Current position of the SSV Corwith Cramer. Click on the vessel to view position history. Use the tools, top right, to change the map style or view data layers. Dates and times use GMT (Greenwich Mean Time).
SEA Currents: SSV Corwith Cramer
July 31, 2019
Lightning and the Voyage So Far!
Today, the students of the Cramer began the day with a breakfast for all, followed by the announcements of watches and the start of emergency drills. We practiced how to respond to three different emergencies: fire, man overboard, and prepare to abandon ship. Everyone on the ship has a duty during one of these emergency scenarios. Despite the fact that it was very warm during the morning, all of the students donned emergency exposure suits which are designed to protect students from the now-nineteen degree Celsius waters. Getting into one of the so-called “lobster suits” (named because of the bright red-orange color and the fact that the spaces for hands resemble the claws of a lobster) was no easy task, given the bulkiness of the suit and lack of dexterity once inside.
After the emergency scenarios and drills were finished, students went to lunch in two different sittings based on their watch. Other students helped the steward and assistant steward (Cody and Marie who prepared very delicious food) set the tables and clean up.
After lunch, the two groups that had gone aloft and done water color lessons from yesterday switched. Going aloft provided a magnificent view and isn’t as frightening as it appeared. The water color group did a swatch and then created an image of one of the nearby islands.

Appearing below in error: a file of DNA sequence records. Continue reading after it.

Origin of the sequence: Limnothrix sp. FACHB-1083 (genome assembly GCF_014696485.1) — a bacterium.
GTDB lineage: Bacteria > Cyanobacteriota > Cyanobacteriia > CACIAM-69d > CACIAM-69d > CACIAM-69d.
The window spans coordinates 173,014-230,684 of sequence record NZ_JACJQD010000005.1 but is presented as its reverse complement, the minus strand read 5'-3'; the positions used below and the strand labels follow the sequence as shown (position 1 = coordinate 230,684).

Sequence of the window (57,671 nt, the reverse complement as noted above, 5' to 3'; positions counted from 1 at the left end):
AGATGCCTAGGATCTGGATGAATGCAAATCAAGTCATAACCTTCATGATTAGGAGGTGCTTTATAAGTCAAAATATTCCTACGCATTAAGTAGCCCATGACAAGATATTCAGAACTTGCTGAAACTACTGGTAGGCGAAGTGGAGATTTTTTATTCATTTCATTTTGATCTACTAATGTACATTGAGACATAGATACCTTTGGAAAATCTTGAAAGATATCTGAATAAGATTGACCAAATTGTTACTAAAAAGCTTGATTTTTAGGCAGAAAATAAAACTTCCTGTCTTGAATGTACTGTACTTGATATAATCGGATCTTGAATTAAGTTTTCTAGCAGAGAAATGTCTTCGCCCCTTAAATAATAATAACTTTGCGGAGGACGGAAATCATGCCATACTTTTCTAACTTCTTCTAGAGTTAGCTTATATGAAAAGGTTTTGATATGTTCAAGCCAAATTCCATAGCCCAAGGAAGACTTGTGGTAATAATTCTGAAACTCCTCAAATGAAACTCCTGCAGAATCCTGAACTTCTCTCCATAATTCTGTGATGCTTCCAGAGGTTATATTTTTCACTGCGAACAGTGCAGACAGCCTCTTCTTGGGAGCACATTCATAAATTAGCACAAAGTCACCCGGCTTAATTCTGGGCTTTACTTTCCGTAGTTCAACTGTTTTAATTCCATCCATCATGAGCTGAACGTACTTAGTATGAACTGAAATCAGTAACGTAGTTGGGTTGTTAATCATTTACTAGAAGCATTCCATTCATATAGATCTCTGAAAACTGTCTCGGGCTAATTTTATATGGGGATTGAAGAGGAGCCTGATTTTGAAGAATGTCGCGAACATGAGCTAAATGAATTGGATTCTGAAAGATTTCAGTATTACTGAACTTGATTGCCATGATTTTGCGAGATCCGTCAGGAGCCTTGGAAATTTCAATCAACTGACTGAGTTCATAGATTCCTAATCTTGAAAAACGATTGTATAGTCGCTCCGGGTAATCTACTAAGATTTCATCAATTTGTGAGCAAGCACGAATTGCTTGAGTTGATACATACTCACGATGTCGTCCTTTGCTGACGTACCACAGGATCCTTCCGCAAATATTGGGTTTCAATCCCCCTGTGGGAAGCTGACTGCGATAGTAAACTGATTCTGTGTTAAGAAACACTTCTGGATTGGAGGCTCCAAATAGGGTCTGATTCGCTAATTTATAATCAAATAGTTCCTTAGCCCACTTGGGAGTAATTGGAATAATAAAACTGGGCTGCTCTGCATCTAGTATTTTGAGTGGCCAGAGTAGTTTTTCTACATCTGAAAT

The Cramer was initially slated to begin sailing this afternoon for Stellwagen Bank, an area rich in marine life, but an approaching thunderstorm delayed our departure from being at anchor.
Stellwagen Bank is known to be a whale feeding ground as it has an abundance of microorganisms. We had a lesson about the tools of oceanography and how we will be visiting three different superstations that feature a wide variety of marine life. The students then chose different measurements to focus on comparing from the three different areas to see if patterns about the ocean, and how the ocean changes, can be established.
Around 1500, large storm clouds gathered and lightning could be seen in flashes. The sound of thunder was carried with the winds, which had previously been quiet for most of the day, picked up speed. The students were sent below decks during the duration while the professional crew handled the ship. The boat was moving around more than it had before and the winds hit 57 knots (around 60 mph) a couple times. In the main salon, the tabletops were gimbled so that they could swing as the ship moved, causing quite a bit of movement in the main salon.
The storm has ended and the ship plans to sail for Stellwagen Bank tomorrow around 0530. Stay tuned for the further posts from this blog as the voyage continues.
- Richard and Drew
Hope Eric is doing well, have fun exploring the Eastern seaboard. Saw some whales today and the sunrises & sunsets have been beautiful. See you in Maine -Richard Colgrove